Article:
We already have a study confirming the economic benefits of Google and other employee shuttles. Obviously the same benefits should apply to Muni if they were as comfortable and dependable. There are economic and environmental costs for drivers trying to hunt for on street parking spaces and moving cars because of street sweeping and what not.

    Jitney should be legalized. In this economic condition they can help fill service gaps. In better economic conditions, the jitneys can serve markets that cannot or should not be filled by Muni. Also, if Muni employees decide to strike, SF commuters still have some alternatives even though it will be very painful for them (which is one of the reasons why transit systems overlap in Los Angeles). I think SamTrans, Golden Gate Transit, and AC Transit should be allowed to provide intra-SF rides, which is currently not permitted with some exceptions.

  • Perfect location for Jitney is on Union east of Stockton. There is no reason that 39 should chug up and down that hill all day. It’s empty 90% of the time, and the rest it only has one or two people on it. It serves a vital function because there are many seniors on top of the hill (why put seniors at the top of a hill should be discussed also), but if that leg of the 39 were eliminated then MUNI could run one bus to make the head ways on the rest of the route.

  • patrick

    Hi Charles, thank you for posting the perspective of a muni operator. I certainly understand that the job is difficult, but from my perspective, a potential of 40 days of sick leave a year (I assume this is on top of vacation) is excessive, particularly if one need not even call in or show any proof of illness, and especially when one can, under certain conditions, still qualify for overtime pay.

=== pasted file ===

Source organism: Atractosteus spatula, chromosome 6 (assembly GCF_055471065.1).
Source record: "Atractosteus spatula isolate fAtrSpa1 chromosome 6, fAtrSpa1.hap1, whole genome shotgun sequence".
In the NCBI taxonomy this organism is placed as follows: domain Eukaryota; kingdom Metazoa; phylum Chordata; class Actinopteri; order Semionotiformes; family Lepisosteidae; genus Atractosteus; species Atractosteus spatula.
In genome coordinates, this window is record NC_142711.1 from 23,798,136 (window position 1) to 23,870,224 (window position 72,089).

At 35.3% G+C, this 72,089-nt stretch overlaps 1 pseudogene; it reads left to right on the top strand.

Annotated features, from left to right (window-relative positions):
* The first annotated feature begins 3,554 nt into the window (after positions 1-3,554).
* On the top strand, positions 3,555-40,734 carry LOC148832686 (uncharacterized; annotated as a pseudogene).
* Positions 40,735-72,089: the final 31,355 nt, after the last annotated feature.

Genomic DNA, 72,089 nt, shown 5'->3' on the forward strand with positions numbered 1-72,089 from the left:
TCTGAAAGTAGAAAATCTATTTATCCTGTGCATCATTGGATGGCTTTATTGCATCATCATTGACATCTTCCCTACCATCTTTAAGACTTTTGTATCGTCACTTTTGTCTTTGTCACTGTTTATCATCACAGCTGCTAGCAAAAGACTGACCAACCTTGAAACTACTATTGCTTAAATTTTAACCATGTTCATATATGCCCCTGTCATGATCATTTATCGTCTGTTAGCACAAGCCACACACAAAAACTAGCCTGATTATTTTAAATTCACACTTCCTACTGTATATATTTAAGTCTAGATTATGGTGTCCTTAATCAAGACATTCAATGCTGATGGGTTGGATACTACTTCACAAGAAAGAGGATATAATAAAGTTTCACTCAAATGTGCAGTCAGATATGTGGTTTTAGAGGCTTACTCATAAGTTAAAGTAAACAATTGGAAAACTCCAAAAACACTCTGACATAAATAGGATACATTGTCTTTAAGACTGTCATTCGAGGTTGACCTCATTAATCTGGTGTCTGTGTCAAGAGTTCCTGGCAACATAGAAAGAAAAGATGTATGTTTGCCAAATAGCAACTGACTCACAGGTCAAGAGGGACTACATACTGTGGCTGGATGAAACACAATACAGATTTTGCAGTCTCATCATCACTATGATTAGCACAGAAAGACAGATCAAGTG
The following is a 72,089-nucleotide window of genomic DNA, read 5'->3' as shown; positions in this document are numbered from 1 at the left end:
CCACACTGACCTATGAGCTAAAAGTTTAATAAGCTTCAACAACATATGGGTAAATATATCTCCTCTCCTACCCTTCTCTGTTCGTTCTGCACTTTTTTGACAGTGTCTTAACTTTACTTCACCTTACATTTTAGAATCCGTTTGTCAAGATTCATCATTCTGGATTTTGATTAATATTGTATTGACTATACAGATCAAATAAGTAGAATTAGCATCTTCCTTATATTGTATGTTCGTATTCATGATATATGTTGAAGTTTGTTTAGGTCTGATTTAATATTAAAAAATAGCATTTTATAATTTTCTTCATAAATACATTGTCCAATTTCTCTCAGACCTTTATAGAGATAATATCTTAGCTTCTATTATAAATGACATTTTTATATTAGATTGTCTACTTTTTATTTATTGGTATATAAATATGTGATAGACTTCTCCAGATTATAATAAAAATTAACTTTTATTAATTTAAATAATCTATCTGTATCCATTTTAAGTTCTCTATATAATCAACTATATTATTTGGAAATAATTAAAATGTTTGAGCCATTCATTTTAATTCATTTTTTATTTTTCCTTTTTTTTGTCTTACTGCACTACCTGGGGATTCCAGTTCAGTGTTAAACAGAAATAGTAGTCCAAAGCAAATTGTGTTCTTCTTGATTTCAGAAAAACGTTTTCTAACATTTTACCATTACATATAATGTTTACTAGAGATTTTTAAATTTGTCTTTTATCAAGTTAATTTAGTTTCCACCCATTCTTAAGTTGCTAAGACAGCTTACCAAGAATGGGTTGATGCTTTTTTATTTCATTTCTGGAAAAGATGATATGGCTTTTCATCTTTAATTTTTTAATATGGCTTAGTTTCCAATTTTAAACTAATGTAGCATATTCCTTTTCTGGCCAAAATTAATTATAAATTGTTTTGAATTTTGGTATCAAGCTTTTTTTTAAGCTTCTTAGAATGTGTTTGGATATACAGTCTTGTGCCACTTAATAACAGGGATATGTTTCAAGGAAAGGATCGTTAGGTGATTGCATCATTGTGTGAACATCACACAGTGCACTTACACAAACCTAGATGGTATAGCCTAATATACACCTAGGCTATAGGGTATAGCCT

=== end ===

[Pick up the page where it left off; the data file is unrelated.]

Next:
In many jobs, failing to show up even once without calling in could result in termination.

    I’m sure that many operators are conscientious and would not abuse the system, but to me the idea that the union negotiated such terms makes the entire membership look like they are trying to take advantage of the system, and I believe the people in general see it in the same way as I do.

    I would also like to say I think we are just as mad at management as we are at the operators, I would love to see some more information about the poor practices of management, but that still doesn’t get the operators off the hook in my opinion.

  • Nick

    MUNI’s workforce is aging. A lot of these operators have 25+ years of experience. The level of alertness and stamina required to deal with traffic day in and day out is bound to suffer.

    Often the LRV’s will be delayed by 30-45 seconds as two old friends stop to chat with each other out their window.

    I’m not saying they should toss these operators to the wolves, but a transit system in this city needs tough no-nonsense drivers.

  • All of this is just one more reason for me to avoid Muni as much as possible. Dirty buses, missing runs, late arrivals, accidents, violence, poor night service… I used to ride Muni all them time. i had a monthly pass every month for 20 years. No more. I’ll ride my bike. If can’t, I’ll get in my car. I wonder how many people feel like I do and how much money Muni loses out on as a result- because, if Muni was functional, I would ride.

  • @Adrienne – the true concern isn’t how much MUNI is losing at the fare box, but how much all those extra cars on the road are continuing to slow the whole city to a halt. My wife and I don’t have the luxury of hoping in a car, so we have to make MUNI work.